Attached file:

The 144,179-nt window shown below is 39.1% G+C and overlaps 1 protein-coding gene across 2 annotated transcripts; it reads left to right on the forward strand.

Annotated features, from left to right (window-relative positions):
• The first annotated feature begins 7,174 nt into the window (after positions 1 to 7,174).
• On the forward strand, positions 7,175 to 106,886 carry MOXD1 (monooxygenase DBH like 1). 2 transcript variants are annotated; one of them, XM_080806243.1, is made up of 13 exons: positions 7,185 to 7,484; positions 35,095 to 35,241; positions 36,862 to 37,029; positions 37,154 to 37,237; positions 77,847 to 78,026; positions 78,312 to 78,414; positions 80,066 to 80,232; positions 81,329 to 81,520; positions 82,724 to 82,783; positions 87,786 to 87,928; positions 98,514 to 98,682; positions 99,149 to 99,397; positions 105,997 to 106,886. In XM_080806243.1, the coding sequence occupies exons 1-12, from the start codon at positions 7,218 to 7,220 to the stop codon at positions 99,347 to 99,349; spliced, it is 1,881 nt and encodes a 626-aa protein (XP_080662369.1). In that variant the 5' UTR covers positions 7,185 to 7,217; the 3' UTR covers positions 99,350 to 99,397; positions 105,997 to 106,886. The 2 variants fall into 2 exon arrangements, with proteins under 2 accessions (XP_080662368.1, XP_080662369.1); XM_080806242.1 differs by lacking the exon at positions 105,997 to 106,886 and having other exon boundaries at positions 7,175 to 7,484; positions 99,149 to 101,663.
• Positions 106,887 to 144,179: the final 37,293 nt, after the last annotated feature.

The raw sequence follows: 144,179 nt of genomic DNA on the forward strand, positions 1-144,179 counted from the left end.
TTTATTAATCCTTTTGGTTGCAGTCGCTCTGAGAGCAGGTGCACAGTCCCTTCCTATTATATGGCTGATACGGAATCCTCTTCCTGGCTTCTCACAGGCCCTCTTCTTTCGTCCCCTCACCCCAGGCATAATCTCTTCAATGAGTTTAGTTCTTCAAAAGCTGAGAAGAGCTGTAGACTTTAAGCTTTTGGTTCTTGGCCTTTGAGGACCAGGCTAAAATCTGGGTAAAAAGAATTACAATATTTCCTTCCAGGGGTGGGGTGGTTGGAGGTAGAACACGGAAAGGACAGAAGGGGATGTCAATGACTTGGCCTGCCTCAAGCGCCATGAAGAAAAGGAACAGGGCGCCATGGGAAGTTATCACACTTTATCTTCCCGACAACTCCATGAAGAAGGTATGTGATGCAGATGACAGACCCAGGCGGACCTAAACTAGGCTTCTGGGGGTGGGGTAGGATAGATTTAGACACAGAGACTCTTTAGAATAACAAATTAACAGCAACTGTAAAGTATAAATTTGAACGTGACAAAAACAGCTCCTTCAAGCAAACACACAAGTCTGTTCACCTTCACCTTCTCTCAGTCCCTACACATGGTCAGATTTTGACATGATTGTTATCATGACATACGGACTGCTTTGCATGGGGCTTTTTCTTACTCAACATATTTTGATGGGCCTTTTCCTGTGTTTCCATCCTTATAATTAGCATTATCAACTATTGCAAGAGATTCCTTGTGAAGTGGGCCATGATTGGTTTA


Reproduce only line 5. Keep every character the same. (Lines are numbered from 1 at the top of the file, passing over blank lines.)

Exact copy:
• Positions 106,887 to 144,179: the final 37,293 nt, after the last annotated feature.